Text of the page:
What you just said is pretty much it. If you backtrack, Terry at times does seem very desperate, very insane, to be able to have the lifestyle that she feels like she’s never gonna have. So she’s been grappling for it the whole time. Since that was written in there amongst the heartbreak and the guilt over getting Rosie involved, I think it did track well. But yeah, that was her reasoning in that moment. It was an instant decision: There’s an obstacle in the way of her having this lifestyle, finally. [Michael Ames, her lover] dragged her along all this time, making promises to her, saying that he can’t leave his wife because he doesn’t have enough money. And finally there’s this deal that’s gonna allow this to happen and now he’s saying the deal is off because there’s the obstacle of this person that she thought was dead in the car — only to find out the girl is alive because she’s screaming as she’s going into the water.

Obviously you and Veena discussed Terry’s actions at length, but when your castmates found out, were any of them like, “Wait, Terry did it? That doesn’t make sense. Why?”
They were sad, I think, because of the level of betrayal. With someone else doing it, it’s still sad — it’s a girl that’s been murdered — but the betrayal with the family is not as strong. In the Danish version, the guy who worked in the garage — Belko, his character — is the one who did it because he worked for the family. So [Veena] made the betrayal even bigger by having it be the sister.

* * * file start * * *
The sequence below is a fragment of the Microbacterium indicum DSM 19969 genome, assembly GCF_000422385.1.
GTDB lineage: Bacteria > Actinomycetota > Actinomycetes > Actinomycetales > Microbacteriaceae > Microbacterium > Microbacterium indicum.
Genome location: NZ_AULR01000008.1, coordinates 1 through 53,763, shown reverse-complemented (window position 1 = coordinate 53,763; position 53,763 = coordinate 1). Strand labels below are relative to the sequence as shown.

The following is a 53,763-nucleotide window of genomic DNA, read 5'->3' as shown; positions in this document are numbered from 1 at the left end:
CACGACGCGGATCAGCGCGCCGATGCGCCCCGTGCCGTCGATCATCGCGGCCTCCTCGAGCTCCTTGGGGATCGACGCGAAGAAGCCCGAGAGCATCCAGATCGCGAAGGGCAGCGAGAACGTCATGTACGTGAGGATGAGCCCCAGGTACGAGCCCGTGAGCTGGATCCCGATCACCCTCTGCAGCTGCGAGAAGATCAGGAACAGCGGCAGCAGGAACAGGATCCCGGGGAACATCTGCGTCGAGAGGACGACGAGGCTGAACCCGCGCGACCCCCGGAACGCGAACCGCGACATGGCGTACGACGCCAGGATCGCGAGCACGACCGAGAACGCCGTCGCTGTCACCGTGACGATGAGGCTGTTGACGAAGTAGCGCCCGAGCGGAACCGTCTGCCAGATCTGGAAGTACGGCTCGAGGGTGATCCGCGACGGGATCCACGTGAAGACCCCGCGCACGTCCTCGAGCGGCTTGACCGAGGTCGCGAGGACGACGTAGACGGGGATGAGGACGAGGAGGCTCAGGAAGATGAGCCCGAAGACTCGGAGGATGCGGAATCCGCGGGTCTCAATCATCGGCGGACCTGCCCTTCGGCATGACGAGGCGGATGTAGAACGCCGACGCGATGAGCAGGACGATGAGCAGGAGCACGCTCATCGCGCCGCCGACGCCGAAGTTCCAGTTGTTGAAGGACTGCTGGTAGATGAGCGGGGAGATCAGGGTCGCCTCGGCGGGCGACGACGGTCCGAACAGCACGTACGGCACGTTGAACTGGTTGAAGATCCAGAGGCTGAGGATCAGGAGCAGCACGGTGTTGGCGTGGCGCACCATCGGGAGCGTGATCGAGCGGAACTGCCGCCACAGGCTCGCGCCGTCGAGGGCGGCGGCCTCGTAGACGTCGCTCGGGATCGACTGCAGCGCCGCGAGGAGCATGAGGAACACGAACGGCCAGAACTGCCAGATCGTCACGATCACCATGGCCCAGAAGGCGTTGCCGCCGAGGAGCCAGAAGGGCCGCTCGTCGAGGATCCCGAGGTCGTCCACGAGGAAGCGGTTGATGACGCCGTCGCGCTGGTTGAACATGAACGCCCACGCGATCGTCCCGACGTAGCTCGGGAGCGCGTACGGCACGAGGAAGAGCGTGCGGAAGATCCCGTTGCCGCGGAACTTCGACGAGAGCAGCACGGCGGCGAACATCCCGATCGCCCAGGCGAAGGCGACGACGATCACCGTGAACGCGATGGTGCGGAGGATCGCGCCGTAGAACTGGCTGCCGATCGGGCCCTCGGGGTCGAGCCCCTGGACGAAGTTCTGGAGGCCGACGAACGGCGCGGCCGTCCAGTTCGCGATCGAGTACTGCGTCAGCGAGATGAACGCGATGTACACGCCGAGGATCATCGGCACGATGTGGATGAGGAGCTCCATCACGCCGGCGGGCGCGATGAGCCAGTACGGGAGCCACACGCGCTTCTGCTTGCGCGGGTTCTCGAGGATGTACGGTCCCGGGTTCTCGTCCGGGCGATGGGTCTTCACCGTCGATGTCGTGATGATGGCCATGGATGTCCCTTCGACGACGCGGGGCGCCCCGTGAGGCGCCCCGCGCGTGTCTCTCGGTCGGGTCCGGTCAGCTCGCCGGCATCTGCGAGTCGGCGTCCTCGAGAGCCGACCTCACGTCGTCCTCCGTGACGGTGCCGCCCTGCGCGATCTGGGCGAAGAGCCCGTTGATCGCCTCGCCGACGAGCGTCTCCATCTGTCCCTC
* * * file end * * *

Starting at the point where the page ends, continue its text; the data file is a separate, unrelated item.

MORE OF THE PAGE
I have to speak on behalf of viewers who were not totally happy with the ending. Part of their issue was that it’s just not believable that Terry would do this. Can you see where they’re coming from?
This is the first time I’ve heard that.

It’s been mixed in with positive reactions, but I’ve read some people saying that they thought it didn’t make enough sense.
That Terry would do it?

Right.
Hmmm. Well, I don’t think that Terry would kill Rosie. I don’t think that she would ever do that, and that’s the whole point of why she felt so bad. But do I think she was desperate enough to do whatever it took in the moment to get what she wanted — because she wanted to have a family and be married? Yeah, I think so, because she had been involved as a call girl for so long and been with men for so long and she finally had someone that she was in love with. So she made a bad decision in the moment.